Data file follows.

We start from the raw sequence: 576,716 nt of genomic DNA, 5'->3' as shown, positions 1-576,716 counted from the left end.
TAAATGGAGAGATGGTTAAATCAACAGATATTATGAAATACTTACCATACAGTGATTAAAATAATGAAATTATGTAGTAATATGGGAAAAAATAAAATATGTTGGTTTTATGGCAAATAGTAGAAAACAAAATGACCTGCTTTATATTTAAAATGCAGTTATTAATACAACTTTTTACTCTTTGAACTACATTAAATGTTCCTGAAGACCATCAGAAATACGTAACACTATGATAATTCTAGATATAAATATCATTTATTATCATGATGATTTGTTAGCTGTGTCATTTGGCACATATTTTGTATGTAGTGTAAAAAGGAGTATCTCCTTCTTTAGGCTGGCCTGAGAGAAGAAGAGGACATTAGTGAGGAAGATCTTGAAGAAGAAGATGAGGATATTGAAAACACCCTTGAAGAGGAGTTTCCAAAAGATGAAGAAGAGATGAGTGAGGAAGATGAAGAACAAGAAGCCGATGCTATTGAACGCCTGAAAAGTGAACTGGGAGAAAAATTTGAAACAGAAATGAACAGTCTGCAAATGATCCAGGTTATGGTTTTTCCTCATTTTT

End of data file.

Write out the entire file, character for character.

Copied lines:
We start from the raw sequence: 576,716 nt of genomic DNA, 5'->3' as shown, positions 1-576,716 counted from the left end.
TAAATGGAGAGATGGTTAAATCAACAGATATTATGAAATACTTACCATACAGTGATTAAAATAATGAAATTATGTAGTAATATGGGAAAAAATAAAATATGTTGGTTTTATGGCAAATAGTAGAAAACAAAATGACCTGCTTTATATTTAAAATGCAGTTATTAATACAACTTTTTACTCTTTGAACTACATTAAATGTTCCTGAAGACCATCAGAAATACGTAACACTATGATAATTCTAGATATAAATATCATTTATTATCATGATGATTTGTTAGCTGTGTCATTTGGCACATATTTTGTATGTAGTGTAAAAAGGAGTATCTCCTTCTTTAGGCTGGCCTGAGAGAAGAAGAGGACATTAGTGAGGAAGATCTTGAAGAAGAAGATGAGGATATTGAAAACACCCTTGAAGAGGAGTTTCCAAAAGATGAAGAAGAGATGAGTGAGGAAGATGAAGAACAAGAAGCCGATGCTATTGAACGCCTGAAAAGTGAACTGGGAGAAAAATTTGAAACAGAAATGAACAGTCTGCAAATGATCCAGGTTATGGTTTTTCCTCATTTTT